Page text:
This powerful debut novel delicately blurs the line between truth and fiction as Carol unravels the fantastical stories of her mentally ill grandfather. When she and her family move to his deserted ranch in order to transfer him to a care home, Carol struggles to cope with the suffocating heat and the effects of her grandfather’s dementia. Bees seem to be following her around, but the drought means this is impossible. She must be imagining things.
Yet when her grandfather chooses her as the subject for his stories – tales of a magical healing tree, a lake, and the grandmother she never knew – Carol sees glimmers of something special in what her parents dismiss as Serge’s madness. As she rethinks her roots and what she thought she knew about her family, Carol comes to the realization that Serge’s past is quickly catching up with her present. A stunning coming-of-age story.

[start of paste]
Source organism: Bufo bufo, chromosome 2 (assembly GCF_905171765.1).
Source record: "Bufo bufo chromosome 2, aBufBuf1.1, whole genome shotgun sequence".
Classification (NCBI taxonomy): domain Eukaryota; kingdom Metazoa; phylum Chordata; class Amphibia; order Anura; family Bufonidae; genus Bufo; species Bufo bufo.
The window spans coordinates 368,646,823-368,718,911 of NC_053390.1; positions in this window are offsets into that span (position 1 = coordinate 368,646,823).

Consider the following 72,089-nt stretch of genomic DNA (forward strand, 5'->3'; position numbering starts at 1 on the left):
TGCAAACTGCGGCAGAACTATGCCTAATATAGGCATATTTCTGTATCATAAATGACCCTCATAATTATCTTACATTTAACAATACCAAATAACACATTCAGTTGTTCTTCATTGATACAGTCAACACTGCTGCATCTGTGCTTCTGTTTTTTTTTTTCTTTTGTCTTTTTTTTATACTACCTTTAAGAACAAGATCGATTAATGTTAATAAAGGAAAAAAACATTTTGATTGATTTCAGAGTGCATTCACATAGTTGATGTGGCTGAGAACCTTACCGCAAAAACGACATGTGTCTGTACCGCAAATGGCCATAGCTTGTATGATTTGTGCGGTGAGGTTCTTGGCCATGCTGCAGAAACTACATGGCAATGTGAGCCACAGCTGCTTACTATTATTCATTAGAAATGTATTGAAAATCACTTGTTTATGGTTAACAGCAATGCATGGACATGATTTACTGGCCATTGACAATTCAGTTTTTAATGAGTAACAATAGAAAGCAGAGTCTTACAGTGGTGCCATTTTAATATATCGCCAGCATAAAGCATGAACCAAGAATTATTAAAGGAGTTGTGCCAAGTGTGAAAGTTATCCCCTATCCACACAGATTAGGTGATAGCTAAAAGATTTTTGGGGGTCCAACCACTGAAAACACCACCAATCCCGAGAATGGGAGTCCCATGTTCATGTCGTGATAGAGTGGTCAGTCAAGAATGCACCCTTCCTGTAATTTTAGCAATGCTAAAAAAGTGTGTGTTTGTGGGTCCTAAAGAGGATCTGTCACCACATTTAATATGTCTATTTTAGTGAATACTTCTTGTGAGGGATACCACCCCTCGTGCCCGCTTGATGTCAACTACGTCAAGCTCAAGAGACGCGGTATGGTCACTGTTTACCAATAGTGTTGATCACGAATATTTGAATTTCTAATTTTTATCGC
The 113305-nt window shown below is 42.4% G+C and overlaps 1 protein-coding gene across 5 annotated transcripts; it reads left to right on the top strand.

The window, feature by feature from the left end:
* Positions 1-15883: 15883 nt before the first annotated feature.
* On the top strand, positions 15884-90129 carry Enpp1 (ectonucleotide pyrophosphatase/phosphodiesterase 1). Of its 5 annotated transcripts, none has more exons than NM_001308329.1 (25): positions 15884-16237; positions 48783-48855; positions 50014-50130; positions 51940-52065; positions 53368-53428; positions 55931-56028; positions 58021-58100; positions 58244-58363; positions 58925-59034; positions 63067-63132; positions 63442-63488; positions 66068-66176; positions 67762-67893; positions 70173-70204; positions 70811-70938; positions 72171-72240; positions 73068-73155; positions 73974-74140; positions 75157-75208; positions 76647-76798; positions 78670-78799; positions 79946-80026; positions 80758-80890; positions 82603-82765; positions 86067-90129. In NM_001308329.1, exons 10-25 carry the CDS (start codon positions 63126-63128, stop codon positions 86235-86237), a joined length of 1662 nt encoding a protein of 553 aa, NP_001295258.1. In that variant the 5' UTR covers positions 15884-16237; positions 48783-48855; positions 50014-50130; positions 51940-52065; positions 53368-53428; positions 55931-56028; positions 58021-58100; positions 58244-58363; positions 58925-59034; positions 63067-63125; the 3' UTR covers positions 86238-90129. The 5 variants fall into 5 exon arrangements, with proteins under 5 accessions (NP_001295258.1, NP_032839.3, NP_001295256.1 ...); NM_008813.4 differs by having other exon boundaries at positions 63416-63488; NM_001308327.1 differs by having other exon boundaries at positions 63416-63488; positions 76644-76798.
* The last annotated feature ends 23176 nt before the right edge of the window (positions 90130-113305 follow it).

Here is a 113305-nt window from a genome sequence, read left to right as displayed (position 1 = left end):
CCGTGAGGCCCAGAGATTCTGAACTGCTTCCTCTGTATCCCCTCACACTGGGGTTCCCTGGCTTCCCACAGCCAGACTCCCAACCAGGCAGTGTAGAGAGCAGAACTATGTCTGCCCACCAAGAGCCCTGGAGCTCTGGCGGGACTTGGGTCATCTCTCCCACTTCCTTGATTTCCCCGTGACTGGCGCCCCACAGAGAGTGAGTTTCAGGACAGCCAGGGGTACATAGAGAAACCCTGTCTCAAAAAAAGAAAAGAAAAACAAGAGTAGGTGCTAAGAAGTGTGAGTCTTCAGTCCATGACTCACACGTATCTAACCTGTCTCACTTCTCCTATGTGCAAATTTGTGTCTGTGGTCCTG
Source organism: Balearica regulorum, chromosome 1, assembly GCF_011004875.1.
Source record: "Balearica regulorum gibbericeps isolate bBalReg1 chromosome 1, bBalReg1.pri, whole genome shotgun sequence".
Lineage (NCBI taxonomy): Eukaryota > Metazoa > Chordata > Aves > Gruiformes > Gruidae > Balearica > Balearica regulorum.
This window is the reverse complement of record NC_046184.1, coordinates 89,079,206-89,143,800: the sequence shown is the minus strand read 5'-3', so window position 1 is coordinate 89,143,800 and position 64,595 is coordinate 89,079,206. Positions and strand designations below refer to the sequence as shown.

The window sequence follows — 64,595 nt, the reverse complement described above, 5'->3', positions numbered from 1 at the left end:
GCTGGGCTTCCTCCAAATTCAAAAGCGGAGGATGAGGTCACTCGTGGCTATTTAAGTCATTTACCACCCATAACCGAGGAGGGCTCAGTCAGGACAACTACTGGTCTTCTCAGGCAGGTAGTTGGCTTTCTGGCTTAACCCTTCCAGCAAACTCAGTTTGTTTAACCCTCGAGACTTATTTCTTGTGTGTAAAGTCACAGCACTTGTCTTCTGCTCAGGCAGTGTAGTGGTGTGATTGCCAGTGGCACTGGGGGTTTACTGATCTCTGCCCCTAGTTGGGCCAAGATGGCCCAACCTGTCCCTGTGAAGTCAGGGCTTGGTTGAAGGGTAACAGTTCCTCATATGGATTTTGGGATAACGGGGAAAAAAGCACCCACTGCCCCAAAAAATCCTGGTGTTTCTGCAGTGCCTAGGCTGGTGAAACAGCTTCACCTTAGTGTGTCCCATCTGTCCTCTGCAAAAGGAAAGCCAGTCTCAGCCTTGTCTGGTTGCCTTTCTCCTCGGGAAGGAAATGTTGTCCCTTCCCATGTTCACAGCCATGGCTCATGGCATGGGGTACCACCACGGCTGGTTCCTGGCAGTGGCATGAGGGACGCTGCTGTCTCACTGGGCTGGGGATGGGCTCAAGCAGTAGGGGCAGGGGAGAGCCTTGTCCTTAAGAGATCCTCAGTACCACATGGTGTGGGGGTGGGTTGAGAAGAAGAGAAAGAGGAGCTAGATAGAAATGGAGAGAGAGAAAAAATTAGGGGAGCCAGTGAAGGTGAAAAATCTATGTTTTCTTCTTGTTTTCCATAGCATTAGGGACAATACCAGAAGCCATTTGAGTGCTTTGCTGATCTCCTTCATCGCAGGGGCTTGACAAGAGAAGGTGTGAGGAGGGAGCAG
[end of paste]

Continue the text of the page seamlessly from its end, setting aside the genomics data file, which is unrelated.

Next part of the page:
How did I get the book?
Received from publisher in exchange for an honest review
Genre: Magical Realism / Contemporary
Review: Carol (or Carolina) and her family are spending the summer cleaning and clearing up her grandfather’s sheep farm (ranch?) so he can be moved into a care home. Her grandfather and father did not part on good terms and there are many things in her family’s past that Carol does not know.
Hour of the Bees is worth sticking with. I personally didn’t really connect with the story until quite a bit into the book. I think it was around the time Carol’s grandfather began telling the first part of his story, the ‘once upon a time, there was a tree’. It’s then that the magic and reality begin to mix and you begin to wonder, just like Carol, if her grandfather is telling you real history or his lost in his dementia.
I particularly liked Carol’s relationship with her grandfather, but also how the dynamics within her family changed as the summer ended and how Carol grew as a character.